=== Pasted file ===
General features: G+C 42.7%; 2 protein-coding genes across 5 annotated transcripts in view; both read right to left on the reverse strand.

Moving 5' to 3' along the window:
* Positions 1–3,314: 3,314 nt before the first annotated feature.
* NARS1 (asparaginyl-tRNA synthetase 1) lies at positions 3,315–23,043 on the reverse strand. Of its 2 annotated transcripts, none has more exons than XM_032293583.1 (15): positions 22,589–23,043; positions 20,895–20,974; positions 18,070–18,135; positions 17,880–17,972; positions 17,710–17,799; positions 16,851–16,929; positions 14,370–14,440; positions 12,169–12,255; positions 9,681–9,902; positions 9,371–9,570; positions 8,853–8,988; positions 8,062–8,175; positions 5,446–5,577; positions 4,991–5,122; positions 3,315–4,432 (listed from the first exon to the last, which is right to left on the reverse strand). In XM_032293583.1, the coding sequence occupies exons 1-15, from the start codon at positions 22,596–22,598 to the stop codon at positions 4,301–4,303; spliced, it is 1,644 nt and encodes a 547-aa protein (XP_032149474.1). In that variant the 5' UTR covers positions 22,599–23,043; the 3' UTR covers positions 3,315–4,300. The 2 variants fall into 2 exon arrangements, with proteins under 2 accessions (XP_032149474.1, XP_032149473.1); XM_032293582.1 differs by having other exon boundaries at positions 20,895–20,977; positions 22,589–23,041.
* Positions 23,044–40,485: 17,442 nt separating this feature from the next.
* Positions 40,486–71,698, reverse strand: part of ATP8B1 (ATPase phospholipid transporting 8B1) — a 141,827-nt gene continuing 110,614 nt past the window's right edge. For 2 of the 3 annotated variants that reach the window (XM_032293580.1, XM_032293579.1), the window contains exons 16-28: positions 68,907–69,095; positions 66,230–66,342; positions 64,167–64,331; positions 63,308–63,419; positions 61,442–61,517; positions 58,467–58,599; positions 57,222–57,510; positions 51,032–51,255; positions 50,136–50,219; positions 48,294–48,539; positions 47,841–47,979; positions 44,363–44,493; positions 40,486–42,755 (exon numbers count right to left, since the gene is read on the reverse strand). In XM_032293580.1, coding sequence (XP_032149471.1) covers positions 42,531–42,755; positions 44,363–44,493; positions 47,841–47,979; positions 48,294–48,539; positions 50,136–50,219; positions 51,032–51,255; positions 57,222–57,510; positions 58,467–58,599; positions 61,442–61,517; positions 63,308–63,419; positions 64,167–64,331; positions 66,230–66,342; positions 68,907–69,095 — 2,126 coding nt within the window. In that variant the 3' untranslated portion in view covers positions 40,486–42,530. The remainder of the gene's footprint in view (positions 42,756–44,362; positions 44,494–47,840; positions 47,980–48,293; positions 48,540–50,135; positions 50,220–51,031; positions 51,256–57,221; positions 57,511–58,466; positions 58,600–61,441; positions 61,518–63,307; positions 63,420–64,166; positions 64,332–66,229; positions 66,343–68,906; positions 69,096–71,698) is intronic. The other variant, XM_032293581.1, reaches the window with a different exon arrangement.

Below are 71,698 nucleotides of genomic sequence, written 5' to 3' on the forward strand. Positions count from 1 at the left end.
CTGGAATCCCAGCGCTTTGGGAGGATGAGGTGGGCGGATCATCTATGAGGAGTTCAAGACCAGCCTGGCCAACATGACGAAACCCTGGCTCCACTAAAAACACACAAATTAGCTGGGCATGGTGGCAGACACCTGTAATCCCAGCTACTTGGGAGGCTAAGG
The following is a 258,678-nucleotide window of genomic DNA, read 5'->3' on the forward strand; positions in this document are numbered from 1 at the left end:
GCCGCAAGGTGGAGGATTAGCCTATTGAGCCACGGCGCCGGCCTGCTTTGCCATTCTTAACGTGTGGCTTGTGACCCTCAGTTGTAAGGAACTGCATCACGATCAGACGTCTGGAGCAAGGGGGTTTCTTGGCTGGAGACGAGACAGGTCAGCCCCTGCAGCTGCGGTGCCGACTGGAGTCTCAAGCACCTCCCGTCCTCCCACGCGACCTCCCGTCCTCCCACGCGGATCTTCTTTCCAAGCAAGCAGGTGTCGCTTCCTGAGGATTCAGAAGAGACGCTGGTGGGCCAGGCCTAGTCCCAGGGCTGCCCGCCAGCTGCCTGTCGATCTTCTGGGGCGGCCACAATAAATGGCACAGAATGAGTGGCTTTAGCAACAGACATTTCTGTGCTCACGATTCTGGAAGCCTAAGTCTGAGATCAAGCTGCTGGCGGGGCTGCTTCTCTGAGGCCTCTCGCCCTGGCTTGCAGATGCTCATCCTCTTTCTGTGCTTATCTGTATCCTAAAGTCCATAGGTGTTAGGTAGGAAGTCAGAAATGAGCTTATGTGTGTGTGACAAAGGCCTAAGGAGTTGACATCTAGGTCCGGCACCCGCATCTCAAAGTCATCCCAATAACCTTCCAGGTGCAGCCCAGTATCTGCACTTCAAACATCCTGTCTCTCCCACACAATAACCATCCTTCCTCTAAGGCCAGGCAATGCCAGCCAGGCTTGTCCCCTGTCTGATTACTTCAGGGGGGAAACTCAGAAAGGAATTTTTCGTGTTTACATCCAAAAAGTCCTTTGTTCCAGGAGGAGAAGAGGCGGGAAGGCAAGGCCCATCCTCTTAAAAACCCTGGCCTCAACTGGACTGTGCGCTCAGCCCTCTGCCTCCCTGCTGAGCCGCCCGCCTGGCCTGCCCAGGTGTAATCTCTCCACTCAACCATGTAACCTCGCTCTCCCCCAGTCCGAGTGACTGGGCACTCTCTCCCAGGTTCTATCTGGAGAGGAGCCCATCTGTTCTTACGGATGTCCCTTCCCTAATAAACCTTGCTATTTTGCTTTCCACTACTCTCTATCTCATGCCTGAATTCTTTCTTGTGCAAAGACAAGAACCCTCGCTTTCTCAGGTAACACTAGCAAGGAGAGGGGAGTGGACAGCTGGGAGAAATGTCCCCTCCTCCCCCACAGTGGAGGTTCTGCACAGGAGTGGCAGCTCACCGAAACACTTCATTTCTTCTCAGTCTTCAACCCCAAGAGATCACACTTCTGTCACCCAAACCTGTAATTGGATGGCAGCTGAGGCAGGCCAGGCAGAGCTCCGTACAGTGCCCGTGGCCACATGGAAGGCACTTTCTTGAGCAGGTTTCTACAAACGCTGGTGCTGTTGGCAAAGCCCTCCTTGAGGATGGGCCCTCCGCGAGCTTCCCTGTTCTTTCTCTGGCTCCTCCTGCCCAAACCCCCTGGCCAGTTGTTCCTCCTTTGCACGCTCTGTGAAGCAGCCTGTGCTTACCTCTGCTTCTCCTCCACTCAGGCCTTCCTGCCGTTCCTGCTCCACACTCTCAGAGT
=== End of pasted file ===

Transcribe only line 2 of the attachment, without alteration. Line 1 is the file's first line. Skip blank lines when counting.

Moving 5' to 3' along the window: